If you haven’t heard the big news already, the IBJJF has decided it will begin testing for performance enhancing drugs (PEDs) this year. They have teamed up with the U.S. Anti-Doping Agency (USADA) to conduct and control the testing. This is huge news and has the potential to shake up the jiu-jitsu world. These are essentially unprecedented and untested waters. There has never been testing at Jiu-jitsu tournaments before, therefore, a lot of the athletes have never had to worry about being tested. While this seems like a great idea, and is without a doubt a huge step forward for the sport, there still are a lot of unanswered questions. So, here is what this means to the sport and to you as a competitor:
The IBJJF didn’t just get any agency to conduct their testing; they got the USADA, which is the national anti-doping organization for the Olympic movement in the United States. The U.S. Congress recognized the USADA as the official anti-doping agency for Olympic, Pan American, and Paralympic sports in the United States. Yeah, they’re kind of a big deal. They are probably the most respected and legitimate PED testing organization in the country. Their anti-doping programs are comprehensive, including in-competition and out-of-competition testing, results management and adjudication processes, drug reference resources and therapeutic use exemption process, scientific research initiatives, and athlete and outreach education. While all of these programs are available through USADA, it is still unclear to what extent the IBJJF intends to use them.
USADA uses the World Anti-Doping Agency (WADA) prohibited list. The list of banned substances is pretty extensive, as this is the same list used by all major agencies and organizations throughout the world. The list is broken down into categories, including prohibited substances, prohibited methods, in-competition, and out–of-competition, as well some specific substances limited per sport. Since we still don’t know the specifics of how the IBJJF will be implementing USADA testing, and if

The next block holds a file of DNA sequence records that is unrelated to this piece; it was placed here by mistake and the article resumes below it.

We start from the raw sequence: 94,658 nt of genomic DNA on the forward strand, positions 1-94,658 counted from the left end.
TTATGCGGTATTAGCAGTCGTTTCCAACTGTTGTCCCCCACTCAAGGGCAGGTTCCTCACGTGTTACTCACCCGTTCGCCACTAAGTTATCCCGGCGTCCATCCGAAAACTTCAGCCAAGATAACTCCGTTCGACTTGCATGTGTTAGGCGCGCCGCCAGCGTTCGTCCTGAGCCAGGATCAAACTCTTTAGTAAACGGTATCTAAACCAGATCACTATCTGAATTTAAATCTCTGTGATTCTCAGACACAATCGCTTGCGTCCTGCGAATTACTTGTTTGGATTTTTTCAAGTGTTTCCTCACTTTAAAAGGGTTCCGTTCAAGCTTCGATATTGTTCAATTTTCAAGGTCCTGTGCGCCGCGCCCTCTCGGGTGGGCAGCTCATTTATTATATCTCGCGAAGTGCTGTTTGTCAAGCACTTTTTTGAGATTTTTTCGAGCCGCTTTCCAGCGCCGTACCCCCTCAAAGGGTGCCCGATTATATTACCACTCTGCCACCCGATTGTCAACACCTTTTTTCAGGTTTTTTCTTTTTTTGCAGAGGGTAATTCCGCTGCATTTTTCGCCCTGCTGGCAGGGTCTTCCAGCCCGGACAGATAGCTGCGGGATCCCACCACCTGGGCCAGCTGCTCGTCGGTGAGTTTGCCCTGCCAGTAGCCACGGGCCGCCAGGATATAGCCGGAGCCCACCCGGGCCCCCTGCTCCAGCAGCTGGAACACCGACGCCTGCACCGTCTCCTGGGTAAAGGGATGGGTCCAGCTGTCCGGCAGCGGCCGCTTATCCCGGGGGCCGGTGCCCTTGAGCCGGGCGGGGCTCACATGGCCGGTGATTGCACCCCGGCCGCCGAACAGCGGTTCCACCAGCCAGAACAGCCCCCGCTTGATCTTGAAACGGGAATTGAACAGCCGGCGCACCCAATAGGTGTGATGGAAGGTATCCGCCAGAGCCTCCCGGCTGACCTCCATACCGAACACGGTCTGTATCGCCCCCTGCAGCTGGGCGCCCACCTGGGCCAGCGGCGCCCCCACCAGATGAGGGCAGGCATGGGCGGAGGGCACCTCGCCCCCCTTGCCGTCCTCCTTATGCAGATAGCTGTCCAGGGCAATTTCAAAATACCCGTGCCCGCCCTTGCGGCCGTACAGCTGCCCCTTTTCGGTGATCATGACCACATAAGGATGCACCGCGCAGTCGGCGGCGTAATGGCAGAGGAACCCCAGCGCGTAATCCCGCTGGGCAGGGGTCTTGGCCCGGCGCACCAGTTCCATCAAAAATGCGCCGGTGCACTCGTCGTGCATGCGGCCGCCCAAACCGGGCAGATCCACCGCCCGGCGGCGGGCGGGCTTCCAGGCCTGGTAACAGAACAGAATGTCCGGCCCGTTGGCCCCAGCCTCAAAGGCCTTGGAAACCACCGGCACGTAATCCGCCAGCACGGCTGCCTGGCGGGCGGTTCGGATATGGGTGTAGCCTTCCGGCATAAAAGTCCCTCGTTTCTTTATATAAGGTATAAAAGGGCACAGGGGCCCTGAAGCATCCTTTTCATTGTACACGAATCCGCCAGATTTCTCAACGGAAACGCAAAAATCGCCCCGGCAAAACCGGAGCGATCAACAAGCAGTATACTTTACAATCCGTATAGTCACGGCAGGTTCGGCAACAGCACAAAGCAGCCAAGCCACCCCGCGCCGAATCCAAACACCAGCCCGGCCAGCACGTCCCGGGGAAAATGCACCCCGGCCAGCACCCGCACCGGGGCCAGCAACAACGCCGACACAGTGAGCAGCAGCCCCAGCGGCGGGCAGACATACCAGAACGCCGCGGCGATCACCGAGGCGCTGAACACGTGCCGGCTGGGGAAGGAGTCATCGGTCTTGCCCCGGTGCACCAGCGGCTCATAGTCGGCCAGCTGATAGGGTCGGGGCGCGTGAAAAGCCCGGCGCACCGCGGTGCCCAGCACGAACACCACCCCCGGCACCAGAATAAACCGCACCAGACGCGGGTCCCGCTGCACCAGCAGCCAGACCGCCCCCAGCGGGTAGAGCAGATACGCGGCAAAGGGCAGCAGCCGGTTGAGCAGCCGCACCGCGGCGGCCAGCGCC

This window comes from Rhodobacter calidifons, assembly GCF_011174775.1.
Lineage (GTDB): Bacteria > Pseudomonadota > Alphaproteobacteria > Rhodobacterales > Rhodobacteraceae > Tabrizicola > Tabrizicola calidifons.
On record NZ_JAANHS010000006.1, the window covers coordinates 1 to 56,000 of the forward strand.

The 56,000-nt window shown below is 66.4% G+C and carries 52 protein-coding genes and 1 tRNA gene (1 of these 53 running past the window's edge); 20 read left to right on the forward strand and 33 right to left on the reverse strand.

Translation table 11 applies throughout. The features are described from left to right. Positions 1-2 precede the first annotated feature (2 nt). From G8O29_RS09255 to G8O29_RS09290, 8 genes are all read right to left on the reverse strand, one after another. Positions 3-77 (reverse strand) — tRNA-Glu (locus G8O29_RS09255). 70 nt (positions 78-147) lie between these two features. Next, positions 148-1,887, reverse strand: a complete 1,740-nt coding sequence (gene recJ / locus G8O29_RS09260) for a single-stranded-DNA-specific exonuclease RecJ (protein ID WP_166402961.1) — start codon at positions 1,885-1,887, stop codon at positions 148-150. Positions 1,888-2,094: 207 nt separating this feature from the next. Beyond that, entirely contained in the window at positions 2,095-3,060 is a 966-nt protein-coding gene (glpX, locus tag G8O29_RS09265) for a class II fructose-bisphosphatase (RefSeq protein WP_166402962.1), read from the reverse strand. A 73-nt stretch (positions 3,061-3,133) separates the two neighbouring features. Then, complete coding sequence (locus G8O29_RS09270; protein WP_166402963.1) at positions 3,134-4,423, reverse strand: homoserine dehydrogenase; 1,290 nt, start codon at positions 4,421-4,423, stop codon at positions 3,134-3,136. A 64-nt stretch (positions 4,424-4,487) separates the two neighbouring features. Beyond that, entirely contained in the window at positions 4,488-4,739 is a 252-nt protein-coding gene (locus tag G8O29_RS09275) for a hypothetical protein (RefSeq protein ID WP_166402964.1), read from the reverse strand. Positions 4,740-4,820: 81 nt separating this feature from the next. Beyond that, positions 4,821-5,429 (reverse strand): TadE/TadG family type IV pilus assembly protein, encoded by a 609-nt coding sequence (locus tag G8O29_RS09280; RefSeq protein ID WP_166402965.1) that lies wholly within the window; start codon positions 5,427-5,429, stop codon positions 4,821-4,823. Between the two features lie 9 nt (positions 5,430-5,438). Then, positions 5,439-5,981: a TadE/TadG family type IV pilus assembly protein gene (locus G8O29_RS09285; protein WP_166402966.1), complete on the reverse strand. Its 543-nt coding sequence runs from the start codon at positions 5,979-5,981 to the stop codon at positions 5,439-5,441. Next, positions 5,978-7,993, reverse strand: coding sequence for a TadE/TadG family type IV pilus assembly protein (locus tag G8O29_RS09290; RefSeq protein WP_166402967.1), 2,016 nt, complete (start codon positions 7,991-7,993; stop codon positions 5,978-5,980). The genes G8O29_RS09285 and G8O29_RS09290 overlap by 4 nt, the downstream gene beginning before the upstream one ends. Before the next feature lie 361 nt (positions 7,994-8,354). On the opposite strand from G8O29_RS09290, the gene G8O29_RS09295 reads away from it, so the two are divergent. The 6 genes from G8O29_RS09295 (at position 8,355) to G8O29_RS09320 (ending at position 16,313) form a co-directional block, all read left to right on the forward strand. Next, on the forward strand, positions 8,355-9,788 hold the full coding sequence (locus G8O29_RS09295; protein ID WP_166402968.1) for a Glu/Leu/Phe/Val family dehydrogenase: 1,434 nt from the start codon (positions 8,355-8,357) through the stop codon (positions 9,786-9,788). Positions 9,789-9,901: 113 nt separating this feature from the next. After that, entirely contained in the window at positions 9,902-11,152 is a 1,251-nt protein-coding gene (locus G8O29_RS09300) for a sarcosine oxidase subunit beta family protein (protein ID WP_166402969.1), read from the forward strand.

they will add any specific substances, I will discuss the main substances for in-competition testing. This will be just a brief overview and in no way a complete list. You can download the complete list from WADA’s website.
The list is broken down into prohibited substances as well as prohibited methods. It then gets further broken down into banned out of season (at all times) and banned in–competition. Confusing right? Well, here is a brief breakdown on the main things you need to concern yourself with. The first major category (and a big one) is anabolic and androgenic compounds. They are all prohibited. Yes, these are what are commonly referred to as “steroids.” However, it is very important to note that this category does not only include steroids, it also comprises any and all other anabolic and androgenic compounds, including pro-hormones, clenbuterol, and steroid metabolites among others. This is important, as some over the counter supplements contain some of these metabolites and therefore, are prohibited. I will discuss this more in depth in the supplement section, but in simple terms, you could test positive for anabolic androgenic steroids even if you are not taking “steroids” in the sense most people think of them.
The next big section of prohibited substances is peptide hormones, growth factors, and related substances. There are two main parts this section covers. The first is human growth hormone (HGH) and its metabolites. The second part is all blood doping and erythropoietin (EPO), basically what Lance Armstrong was doing. Beta-2 agonists, hormone modulators, and diuretics make up the rest of the banned substances at all times. The prohibited methods include any blood and blood component manipulations, as well as gene doping. It also includes any and all physical or chemical manipulations of testing samples. Basically, you can’t alter anything in an attempt to pass the test.
Now for the substances that are banned in-competition. These are substances that are allowed throughout the year, but are
banned during competition. They obviously include all the same substances as stated above, but include a few more. The big ones here are the stimulants. Almost all stimulants are banned or highly restricted. The stimulant list itself is almost a full page long. The one exception is caffeine, which is monitored, but not banned. So, basically avoid all stimulants except caffeine. Glucocorticosteroids are also prohibited in-competition. Ahh, now for that highly controversial one. The next two banned substances in-competition are narcotics and cannabinoids (marijuana and derivatives). This one may cause some problems for some people. The Diaz brothers will probably not be competing this year. Even in states where it is legalized, it is still banned in-competition. Even though it is only banned in-competition, it still poses quite a problem for some. I will discuss exactly why some may have problems passing the test, even after stopping use in a following section.
Again, this is by no means a fully inclusive in-competition banned list. I have simply covered the most common and significant ones most of us might have to pay attention to. I highly recommend anyone who may be tested to search USADA’s website for a comprehensive list.